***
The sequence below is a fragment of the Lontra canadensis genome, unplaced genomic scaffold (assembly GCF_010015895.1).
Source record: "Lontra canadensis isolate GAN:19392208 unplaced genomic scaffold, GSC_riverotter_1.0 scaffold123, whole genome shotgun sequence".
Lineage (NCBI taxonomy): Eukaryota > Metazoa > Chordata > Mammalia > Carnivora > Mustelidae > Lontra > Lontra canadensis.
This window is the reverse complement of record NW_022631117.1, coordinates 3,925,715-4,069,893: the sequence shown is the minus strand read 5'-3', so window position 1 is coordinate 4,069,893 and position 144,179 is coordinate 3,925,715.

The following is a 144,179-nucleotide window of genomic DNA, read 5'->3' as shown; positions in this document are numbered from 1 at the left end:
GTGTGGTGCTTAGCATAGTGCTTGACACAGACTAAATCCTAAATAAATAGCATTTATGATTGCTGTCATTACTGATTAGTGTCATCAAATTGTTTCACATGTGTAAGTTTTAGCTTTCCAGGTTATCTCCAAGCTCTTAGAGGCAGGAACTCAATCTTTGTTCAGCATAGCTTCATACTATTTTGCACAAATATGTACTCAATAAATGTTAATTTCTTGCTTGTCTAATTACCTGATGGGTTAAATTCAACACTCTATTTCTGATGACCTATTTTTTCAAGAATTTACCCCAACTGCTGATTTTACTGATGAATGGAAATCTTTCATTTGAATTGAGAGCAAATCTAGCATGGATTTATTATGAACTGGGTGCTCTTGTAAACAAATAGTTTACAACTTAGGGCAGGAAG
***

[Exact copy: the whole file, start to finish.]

The sequence below is a fragment of the Lontra canadensis genome, unplaced genomic scaffold (assembly GCF_010015895.1).
Source record: "Lontra canadensis isolate GAN:19392208 unplaced genomic scaffold, GSC_riverotter_1.0 scaffold123, whole genome shotgun sequence".
Lineage (NCBI taxonomy): Eukaryota > Metazoa > Chordata > Mammalia > Carnivora > Mustelidae > Lontra > Lontra canadensis.
This window is the reverse complement of record NW_022631117.1, coordinates 3,925,715-4,069,893: the sequence shown is the minus strand read 5'-3', so window position 1 is coordinate 4,069,893 and position 144,179 is coordinate 3,925,715.

The following is a 144,179-nucleotide window of genomic DNA, read 5'->3' as shown; positions in this document are numbered from 1 at the left end:
GTGTGGTGCTTAGCATAGTGCTTGACACAGACTAAATCCTAAATAAATAGCATTTATGATTGCTGTCATTACTGATTAGTGTCATCAAATTGTTTCACATGTGTAAGTTTTAGCTTTCCAGGTTATCTCCAAGCTCTTAGAGGCAGGAACTCAATCTTTGTTCAGCATAGCTTCATACTATTTTGCACAAATATGTACTCAATAAATGTTAATTTCTTGCTTGTCTAATTACCTGATGGGTTAAATTCAACACTCTATTTCTGATGACCTATTTTTTCAAGAATTTACCCCAACTGCTGATTTTACTGATGAATGGAAATCTTTCATTTGAATTGAGAGCAAATCTAGCATGGATTTATTATGAACTGGGTGCTCTTGTAAACAAATAGTTTACAACTTAGGGCAGGAAG